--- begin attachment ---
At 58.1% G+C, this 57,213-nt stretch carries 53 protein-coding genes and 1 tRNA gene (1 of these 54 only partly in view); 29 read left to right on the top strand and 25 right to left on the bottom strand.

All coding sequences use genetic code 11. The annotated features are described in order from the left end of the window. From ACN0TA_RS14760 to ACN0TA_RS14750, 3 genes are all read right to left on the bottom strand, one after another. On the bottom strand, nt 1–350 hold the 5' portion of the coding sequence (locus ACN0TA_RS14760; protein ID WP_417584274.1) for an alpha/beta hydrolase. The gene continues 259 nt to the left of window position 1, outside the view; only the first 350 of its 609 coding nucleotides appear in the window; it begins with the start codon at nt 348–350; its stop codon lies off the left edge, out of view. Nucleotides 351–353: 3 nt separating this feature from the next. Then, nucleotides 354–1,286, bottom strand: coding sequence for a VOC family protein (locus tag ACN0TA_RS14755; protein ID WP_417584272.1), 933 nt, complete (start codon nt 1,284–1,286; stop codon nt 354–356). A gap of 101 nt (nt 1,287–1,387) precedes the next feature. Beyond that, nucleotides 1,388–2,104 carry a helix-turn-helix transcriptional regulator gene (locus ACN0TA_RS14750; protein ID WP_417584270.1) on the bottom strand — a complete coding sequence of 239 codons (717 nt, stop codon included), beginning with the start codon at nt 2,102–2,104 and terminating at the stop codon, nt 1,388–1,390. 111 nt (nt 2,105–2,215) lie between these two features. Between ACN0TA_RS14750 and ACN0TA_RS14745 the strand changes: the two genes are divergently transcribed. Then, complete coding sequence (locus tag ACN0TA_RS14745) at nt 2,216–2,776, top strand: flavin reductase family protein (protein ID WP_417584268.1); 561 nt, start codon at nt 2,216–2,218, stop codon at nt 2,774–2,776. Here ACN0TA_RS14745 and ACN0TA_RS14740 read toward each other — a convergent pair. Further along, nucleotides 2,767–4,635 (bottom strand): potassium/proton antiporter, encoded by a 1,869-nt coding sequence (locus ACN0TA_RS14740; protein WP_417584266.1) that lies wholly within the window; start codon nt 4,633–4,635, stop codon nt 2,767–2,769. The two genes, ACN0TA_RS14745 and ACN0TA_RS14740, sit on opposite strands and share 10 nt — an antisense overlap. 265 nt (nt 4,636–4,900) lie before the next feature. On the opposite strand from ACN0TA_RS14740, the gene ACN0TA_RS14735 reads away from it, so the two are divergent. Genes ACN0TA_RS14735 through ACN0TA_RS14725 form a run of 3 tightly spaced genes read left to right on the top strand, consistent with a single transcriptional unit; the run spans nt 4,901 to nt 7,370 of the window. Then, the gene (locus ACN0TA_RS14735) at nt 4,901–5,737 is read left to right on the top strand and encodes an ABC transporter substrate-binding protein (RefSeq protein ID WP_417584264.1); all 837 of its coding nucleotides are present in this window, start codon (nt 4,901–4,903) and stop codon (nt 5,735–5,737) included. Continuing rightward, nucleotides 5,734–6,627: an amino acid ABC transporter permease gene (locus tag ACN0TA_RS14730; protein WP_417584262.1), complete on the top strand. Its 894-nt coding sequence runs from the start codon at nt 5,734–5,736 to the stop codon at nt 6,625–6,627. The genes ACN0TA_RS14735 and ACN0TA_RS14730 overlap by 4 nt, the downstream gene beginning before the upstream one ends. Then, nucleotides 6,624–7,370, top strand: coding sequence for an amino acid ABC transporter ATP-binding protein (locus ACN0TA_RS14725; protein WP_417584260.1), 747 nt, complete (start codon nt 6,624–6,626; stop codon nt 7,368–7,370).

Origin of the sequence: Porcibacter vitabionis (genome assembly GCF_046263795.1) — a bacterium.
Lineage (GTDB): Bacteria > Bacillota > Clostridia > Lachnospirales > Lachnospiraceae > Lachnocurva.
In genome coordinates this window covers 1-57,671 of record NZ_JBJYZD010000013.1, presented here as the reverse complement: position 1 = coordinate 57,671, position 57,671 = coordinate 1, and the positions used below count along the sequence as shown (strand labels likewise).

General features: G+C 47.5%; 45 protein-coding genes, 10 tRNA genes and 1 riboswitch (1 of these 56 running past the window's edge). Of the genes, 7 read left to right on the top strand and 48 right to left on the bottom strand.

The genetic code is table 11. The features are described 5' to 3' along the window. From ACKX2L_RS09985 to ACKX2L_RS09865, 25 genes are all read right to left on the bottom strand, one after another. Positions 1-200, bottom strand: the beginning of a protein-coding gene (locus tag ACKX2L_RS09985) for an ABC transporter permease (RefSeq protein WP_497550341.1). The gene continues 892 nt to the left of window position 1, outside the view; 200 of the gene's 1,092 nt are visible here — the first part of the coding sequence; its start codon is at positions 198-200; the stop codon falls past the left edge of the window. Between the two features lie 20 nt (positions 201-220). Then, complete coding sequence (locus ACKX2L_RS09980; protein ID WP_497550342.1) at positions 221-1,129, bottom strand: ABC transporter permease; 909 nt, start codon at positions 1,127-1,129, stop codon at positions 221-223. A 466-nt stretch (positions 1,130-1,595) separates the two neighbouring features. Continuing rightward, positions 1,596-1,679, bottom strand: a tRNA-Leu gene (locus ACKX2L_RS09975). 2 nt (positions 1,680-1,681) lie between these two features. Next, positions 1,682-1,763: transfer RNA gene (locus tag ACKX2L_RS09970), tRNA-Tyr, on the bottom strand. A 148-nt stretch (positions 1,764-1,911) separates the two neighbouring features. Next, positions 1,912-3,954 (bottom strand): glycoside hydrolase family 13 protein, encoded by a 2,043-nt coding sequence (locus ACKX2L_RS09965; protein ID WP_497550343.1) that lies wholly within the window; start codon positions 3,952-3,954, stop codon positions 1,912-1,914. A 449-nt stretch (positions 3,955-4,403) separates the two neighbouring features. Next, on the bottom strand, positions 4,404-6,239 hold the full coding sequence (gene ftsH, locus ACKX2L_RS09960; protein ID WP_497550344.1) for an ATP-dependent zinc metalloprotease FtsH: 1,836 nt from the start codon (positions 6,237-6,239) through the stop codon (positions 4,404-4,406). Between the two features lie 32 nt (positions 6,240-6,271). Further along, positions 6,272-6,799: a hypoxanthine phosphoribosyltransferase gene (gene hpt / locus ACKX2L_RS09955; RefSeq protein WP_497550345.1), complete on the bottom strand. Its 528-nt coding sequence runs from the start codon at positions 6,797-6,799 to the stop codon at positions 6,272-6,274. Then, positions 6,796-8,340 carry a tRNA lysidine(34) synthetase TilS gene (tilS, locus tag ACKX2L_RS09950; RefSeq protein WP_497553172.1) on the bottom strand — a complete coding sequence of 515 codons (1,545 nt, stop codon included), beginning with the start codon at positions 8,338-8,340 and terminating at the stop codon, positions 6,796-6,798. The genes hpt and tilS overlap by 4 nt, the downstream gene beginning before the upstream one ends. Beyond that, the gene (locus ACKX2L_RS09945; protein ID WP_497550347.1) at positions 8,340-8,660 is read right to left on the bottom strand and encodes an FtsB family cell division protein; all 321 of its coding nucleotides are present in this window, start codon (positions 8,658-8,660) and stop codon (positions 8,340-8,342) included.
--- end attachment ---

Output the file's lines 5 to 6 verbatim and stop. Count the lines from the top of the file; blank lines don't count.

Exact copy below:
In genome coordinates this window covers 1-57,671 of record NZ_JBJYZD010000013.1, presented here as the reverse complement: position 1 = coordinate 57,671, position 57,671 = coordinate 1, and the positions used below count along the sequence as shown (strand labels likewise).

General features: G+C 47.5%; 45 protein-coding genes, 10 tRNA genes and 1 riboswitch (1 of these 56 running past the window's edge). Of the genes, 7 read left to right on the top strand and 48 right to left on the bottom strand.